World Vision, one of the largest Christian charities in the United States, has announced that its American branch will now be willing to hire gay Christians who are legally married. They are emphasizing that the change really isn’t radical for them, and that their code of conduct for employees remains the same, but they’re simply opening their doors to gay Christians as a show of unity:
World Vision’s American branch will no longer require its more than 1,100 employees to restrict their sexual activity to marriage between one man and one woman.
Abstinence outside of marriage remains a rule for employees. But a policy change announced Monday [March 24] will now permit gay Christians in legal same-sex marriages to be employed at one of America’s largest Christian charities.
In an exclusive interview, World Vision U.S. president Richard Stearns explained to Christianity Today the rationale behind changing this “condition of employment,” as well as whether other Christian organizations with faith-based hiring rules should follow World Vision’s lead.
Stearns asserts that the “very narrow policy change” should be viewed by others as “symbolic not of compromise but of [Christian] unity.” He even hopes it will inspire unity elsewhere among Christians.
World Vision’s board was not unanimous, acknowledged Stearns, but was “overwhelmingly in favor” of the change.
“Changing the employee conduct policy to allow someone in a same-sex marriage who is a professed believer in Jesus Christ to work for us makes our policy more consistent with our practice on other divisive issues,” he said. “It also allows us to treat all of our employees the same way: abstinence outside of marriage, and fidelity within marriage.”
Stearns took pains to emphasize what World Vision is not communicating by the policy change.
“It’s easy to read a lot more into this decision than is really there,” he said. “This is not an endorsement of same-sex marriage. We have decided we are not going to get into that debate. Nor is this a rejection of traditional marriage, which we affirm and support.”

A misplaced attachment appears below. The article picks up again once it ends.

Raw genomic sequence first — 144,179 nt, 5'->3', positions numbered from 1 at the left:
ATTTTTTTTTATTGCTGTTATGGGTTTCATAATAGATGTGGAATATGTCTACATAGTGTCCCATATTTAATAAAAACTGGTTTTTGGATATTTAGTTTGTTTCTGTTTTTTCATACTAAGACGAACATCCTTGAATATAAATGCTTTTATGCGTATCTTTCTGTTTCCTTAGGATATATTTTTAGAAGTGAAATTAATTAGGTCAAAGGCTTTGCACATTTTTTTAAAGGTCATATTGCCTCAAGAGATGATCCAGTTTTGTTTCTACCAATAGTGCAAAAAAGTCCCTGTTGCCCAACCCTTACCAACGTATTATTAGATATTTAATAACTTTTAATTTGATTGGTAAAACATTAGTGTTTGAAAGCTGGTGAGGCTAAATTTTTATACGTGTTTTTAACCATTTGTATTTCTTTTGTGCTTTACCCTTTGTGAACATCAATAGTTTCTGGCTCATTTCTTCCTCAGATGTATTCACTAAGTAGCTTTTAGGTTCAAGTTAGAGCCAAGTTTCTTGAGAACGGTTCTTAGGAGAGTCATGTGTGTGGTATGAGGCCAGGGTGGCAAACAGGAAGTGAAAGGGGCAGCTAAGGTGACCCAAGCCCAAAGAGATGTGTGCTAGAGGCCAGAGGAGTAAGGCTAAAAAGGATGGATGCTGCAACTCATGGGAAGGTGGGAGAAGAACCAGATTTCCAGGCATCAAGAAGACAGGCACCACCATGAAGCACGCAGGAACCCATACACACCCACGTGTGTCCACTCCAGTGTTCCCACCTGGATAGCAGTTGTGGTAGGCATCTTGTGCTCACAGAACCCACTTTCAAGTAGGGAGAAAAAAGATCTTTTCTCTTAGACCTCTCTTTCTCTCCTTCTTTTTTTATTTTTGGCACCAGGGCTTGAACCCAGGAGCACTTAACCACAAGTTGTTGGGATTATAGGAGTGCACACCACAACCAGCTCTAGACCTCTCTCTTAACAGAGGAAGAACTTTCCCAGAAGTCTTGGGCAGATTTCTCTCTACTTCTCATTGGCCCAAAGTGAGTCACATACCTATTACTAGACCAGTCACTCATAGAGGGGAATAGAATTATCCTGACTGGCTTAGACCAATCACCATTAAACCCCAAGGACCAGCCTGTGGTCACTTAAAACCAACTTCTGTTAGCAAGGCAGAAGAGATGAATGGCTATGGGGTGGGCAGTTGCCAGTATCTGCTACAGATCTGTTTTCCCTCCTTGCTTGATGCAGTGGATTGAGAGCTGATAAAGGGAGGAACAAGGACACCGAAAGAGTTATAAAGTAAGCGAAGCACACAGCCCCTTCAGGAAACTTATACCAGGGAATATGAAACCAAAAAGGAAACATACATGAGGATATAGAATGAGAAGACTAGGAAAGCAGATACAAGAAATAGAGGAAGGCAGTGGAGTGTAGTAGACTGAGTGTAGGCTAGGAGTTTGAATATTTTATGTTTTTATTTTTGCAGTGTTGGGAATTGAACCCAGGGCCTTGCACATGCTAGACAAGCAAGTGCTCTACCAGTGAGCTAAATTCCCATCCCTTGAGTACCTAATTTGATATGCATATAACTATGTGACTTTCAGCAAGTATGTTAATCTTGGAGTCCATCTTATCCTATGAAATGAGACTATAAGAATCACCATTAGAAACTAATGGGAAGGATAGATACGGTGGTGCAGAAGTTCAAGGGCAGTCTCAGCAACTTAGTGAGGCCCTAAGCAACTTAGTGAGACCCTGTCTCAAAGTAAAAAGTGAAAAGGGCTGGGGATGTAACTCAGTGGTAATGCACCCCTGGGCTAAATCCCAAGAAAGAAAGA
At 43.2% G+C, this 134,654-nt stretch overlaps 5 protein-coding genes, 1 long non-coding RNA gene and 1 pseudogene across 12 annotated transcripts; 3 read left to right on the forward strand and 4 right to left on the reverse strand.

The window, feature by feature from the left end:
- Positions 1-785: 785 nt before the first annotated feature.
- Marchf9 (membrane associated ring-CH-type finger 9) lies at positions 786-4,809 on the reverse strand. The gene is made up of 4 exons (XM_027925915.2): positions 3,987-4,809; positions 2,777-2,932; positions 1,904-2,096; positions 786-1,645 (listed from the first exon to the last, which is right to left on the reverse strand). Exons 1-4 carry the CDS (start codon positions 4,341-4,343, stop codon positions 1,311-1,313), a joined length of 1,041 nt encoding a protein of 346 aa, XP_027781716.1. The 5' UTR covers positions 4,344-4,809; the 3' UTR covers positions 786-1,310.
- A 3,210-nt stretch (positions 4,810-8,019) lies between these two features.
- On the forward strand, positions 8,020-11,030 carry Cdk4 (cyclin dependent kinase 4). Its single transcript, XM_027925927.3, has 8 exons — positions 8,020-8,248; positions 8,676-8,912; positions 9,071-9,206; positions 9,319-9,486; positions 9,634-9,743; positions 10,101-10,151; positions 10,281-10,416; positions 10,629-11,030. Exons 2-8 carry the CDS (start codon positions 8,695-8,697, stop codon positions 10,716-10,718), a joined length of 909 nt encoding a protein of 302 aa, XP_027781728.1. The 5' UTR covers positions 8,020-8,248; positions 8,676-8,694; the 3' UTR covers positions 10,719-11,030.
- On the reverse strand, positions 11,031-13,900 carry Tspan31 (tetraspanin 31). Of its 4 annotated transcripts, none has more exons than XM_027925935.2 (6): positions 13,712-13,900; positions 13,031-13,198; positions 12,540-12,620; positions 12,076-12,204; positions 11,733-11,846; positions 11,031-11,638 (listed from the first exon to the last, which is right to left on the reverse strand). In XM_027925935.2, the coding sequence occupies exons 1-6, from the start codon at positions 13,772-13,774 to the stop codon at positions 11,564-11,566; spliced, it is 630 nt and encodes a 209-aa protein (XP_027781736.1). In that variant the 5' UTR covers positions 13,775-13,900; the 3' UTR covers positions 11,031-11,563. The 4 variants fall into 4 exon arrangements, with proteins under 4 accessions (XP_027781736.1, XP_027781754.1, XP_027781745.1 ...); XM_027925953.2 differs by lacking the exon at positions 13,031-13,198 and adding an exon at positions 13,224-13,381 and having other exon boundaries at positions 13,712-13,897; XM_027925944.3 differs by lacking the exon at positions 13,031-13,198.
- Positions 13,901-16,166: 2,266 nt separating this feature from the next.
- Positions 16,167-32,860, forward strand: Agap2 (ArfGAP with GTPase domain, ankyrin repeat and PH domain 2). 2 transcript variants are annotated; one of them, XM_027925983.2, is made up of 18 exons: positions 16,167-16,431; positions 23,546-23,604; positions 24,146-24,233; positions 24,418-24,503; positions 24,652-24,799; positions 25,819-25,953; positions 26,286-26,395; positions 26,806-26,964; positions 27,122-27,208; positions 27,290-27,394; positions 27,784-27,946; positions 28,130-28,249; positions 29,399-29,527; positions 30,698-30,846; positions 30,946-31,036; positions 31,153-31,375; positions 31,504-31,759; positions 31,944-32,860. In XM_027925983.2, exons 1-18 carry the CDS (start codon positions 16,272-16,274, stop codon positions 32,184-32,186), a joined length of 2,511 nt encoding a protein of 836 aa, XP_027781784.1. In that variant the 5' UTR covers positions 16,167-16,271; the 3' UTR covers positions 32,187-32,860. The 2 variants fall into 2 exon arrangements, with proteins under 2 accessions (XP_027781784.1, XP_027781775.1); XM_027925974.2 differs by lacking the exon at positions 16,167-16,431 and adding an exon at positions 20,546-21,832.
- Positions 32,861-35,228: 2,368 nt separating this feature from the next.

“We’re not caving to some kind of pressure. We’re not on some slippery slope. There is no lawsuit threatening us. There is no employee group lobbying us,” said Stearns. “This is not us compromising. It is us deferring to the authority of churches and denominations on theological issues. We’re an operational arm of the global church, we’re not a theological arm of the church.”
The paragraph in bold is important, because anti-gay wingnuts are so keen on painting themselves as victims, forced into things by “gay bullies.” The truth of the matter, as I wrote recently, is that as the culture changes, anti-gay bigotry will become increasingly marginalized on its own merits, just as happened with institutional racism in the church. Churches and organizations like this one won’t be threatened or forced to accept LGBT people in any way, but many of them will willingly change, because their people have changed. The Religious Right is already freaking out over this, but as the group’s president stated, they are doing this willingly and enthusiastically. Remember that next time Bryan Fischer or Porno Pete starts wailing about being “bullied.”